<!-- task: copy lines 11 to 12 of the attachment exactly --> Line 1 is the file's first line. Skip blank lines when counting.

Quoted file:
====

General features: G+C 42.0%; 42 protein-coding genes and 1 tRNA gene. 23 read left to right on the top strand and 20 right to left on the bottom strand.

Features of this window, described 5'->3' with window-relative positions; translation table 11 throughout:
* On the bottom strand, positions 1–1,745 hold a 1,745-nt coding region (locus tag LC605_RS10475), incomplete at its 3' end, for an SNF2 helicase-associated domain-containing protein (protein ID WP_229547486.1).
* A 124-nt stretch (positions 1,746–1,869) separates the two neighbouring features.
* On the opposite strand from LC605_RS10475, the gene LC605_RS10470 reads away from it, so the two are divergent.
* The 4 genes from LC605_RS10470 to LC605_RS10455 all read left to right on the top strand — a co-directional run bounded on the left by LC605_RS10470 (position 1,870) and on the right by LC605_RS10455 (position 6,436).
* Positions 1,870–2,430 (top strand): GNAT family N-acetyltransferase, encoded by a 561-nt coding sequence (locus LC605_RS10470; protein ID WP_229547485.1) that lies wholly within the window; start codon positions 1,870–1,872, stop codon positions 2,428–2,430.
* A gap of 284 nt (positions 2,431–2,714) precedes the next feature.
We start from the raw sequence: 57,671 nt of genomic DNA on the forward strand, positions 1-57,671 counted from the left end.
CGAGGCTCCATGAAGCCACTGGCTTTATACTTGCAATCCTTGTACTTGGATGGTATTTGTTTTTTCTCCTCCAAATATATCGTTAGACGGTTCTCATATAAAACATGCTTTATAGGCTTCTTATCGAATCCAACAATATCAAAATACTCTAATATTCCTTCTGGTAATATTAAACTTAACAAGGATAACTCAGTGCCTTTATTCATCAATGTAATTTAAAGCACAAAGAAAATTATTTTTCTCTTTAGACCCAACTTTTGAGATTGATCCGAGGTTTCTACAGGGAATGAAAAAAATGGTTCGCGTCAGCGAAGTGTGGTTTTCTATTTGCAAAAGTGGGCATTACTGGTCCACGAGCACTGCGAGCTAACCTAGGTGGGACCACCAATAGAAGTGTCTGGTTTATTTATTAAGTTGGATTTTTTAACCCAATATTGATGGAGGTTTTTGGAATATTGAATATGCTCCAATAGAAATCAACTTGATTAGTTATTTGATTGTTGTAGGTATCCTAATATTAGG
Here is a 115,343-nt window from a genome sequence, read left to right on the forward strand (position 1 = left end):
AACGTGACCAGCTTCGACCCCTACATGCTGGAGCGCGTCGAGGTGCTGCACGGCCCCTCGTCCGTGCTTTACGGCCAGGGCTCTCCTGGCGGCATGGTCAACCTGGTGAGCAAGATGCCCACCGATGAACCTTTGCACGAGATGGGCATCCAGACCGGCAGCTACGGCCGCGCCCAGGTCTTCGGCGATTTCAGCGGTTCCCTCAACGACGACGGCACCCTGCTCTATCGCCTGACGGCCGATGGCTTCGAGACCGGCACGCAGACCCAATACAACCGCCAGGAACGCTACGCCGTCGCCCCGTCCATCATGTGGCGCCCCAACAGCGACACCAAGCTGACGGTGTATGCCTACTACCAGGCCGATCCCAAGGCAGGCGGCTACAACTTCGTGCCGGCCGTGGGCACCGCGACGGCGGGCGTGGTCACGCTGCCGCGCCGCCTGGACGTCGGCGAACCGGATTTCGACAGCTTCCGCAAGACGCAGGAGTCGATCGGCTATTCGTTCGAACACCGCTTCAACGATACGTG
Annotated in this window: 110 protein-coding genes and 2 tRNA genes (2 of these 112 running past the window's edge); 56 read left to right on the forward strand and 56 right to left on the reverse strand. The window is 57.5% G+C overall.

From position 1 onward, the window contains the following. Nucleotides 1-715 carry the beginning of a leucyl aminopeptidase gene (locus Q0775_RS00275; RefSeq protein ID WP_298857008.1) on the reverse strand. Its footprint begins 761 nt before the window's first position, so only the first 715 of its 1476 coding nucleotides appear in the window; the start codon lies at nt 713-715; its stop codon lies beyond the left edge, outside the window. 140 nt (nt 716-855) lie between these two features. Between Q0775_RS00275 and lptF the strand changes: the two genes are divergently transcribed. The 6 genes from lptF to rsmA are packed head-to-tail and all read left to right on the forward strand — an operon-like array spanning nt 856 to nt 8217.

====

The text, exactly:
Here is a 115,343-nt window from a genome sequence, read left to right on the forward strand (position 1 = left end):
AACGTGACCAGCTTCGACCCCTACATGCTGGAGCGCGTCGAGGTGCTGCACGGCCCCTCGTCCGTGCTTTACGGCCAGGGCTCTCCTGGCGGCATGGTCAACCTGGTGAGCAAGATGCCCACCGATGAACCTTTGCACGAGATGGGCATCCAGACCGGCAGCTACGGCCGCGCCCAGGTCTTCGGCGATTTCAGCGGTTCCCTCAACGACGACGGCACCCTGCTCTATCGCCTGACGGCCGATGGCTTCGAGACCGGCACGCAGACCCAATACAACCGCCAGGAACGCTACGCCGTCGCCCCGTCCATCATGTGGCGCCCCAACAGCGACACCAAGCTGACGGTGTATGCCTACTACCAGGCCGATCCCAAGGCAGGCGGCTACAACTTCGTGCCGGCCGTGGGCACCGCGACGGCGGGCGTGGTCACGCTGCCGCGCCGCCTGGACGTCGGCGAACCGGATTTCGACAGCTTCCGCAAGACGCAGGAGTCGATCGGCTATTCGTTCGAACACCGCTTCAACGATACGTG